He’s your typical “make a big play, give up a big play” type of cornerback. He supposedly has the length Seattle likes but what’s the market value going to be for a guy who has been in this position before when he had a great year for the Chiefs and then became an end-of-the-roster player? At a one-year “prove it” deal, Cooper is interesting. I assume someone will give him a little more security than that, which is why the Seahawks shouldn’t look to Cooper to replace DeShawn Shead.
Not including Jones, the above defensive players made 75 combined starts last season. And Arizona will have about $15 million in cap space before cap casualties and contract re-negotiations. It will be interesting to see how this plays out but you may see a lot of new faces in the desert next season.
Others: RB Chris Johnson, TE Jermaine Gresham, CB Mike Jenkins, C AQ Shipley (started all 16 games), RB Andre Ellington, RB Stepfan Taylor
Cap Casualty Candidates
Daryl Washington, LB
The Cardinals will save $4.6 million when they release Washington, so there’s definitely some room there. In 2012, Washington had 134 tackles, nine sacks, two forced fumbles, and an interception, just to remind you of how ridiculously good he once was. But he hasn’t played since 2013 and there’s no word that he’ll ever be reinstated. Washington will become a free agent and if he’s reinstated, will be given a second chance somewhere.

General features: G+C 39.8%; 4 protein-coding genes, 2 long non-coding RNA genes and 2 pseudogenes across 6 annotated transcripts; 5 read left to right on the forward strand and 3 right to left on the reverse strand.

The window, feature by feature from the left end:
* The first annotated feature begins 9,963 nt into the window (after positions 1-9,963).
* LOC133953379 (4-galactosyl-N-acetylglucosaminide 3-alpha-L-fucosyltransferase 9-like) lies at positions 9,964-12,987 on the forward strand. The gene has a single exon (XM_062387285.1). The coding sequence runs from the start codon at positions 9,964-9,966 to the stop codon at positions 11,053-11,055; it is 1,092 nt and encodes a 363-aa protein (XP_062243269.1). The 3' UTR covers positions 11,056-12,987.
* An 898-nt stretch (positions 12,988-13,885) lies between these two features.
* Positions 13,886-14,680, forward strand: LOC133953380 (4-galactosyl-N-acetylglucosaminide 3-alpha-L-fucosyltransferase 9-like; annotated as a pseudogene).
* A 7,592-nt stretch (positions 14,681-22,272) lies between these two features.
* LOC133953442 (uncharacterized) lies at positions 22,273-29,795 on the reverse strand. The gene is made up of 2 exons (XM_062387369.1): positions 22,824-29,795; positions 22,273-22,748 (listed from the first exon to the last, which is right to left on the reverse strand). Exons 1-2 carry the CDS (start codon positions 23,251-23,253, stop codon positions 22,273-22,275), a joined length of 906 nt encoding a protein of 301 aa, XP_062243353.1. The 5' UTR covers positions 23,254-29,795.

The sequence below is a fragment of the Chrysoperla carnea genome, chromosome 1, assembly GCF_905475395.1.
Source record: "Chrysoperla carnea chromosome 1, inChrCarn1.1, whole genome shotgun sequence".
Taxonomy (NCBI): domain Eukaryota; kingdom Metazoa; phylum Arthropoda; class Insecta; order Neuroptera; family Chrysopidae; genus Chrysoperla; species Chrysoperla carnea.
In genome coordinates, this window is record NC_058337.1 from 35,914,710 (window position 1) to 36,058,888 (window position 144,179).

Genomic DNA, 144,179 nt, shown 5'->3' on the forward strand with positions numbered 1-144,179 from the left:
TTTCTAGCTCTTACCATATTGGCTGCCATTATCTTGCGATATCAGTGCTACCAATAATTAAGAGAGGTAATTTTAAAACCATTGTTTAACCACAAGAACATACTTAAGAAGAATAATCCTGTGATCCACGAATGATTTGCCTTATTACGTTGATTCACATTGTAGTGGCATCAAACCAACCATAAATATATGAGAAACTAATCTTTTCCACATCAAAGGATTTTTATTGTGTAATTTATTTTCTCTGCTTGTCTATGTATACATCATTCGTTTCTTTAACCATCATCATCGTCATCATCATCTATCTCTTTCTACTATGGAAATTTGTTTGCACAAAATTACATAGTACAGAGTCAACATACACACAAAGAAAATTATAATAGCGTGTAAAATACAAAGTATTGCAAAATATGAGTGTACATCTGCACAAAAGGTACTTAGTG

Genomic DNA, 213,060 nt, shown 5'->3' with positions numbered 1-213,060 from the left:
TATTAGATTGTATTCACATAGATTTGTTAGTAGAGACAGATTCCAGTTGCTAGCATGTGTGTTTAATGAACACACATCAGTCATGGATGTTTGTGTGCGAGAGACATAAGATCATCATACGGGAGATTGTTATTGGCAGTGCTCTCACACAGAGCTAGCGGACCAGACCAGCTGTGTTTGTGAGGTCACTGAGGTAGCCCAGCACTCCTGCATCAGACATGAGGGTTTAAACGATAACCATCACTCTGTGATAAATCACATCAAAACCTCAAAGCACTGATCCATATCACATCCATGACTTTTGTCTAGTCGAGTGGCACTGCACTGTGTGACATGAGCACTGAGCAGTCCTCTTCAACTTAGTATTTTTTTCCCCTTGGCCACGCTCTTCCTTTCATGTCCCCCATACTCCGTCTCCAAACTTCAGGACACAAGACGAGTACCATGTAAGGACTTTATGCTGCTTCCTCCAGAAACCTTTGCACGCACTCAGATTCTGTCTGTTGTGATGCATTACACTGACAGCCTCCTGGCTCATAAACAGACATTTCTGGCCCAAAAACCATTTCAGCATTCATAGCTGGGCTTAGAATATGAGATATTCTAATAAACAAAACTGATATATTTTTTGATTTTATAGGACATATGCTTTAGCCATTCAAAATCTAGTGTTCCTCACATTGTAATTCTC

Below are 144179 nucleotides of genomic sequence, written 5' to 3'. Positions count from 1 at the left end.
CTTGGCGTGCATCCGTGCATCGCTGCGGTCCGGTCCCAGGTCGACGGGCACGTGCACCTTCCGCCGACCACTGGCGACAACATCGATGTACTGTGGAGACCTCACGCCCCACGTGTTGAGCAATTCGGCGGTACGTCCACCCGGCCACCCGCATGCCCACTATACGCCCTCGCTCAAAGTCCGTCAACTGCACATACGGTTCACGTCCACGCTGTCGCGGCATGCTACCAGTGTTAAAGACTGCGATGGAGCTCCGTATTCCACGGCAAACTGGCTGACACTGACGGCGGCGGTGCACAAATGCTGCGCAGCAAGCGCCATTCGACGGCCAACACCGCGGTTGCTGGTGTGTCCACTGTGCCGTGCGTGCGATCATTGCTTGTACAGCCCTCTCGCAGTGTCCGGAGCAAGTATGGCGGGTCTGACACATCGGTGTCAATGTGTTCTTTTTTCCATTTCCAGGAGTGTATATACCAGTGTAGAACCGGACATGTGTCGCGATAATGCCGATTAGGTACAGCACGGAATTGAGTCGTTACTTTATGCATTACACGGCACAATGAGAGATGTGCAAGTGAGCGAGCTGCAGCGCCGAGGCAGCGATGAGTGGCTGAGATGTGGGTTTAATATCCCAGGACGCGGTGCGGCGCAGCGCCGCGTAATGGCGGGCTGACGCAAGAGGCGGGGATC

Mike Iupati, G
Iupati signed a five-year, $40 million deal in 2015 and made the Pro Bowl in his first season with the Cardinals, but had a poor season in 2016. If the need for cap space gets to be too great, Arizona could save $6 million with a post-June 1 release of Iupati. It seems a longshot but if they like what they see from Evan Boehm and Cole Toner, they may go that route. And maybe it’s a buy-low opportunity on Iupati at that point, but probably not. Teams are pretty desperate and we just saw Evan Mathis get $6 million for one year with the Cardinals.
Justin Bethel, CB
Bethel was supposed to win the job that eventually went to Cooper but that never happened. He’s not a good cornerback but he’s a three-time Pro Bowl player on special teams. If released, Arizona figures to save $3.75 million, and a little more if it’s post-June 1. Do they really need to pay a special teams ace $5.25 million?
If he hits free agency, Bethel has the arm length, size, broad, vert, and special teams toughness that Carroll covets. He’d definitely be a target. He’s just not very fast and probably is a reserve corner, special teamer, and potential project. We’ll have to see if he becomes available and how much of a market he has.
Also: S Tyvon Branch, DT Corey Peters, WR John Brown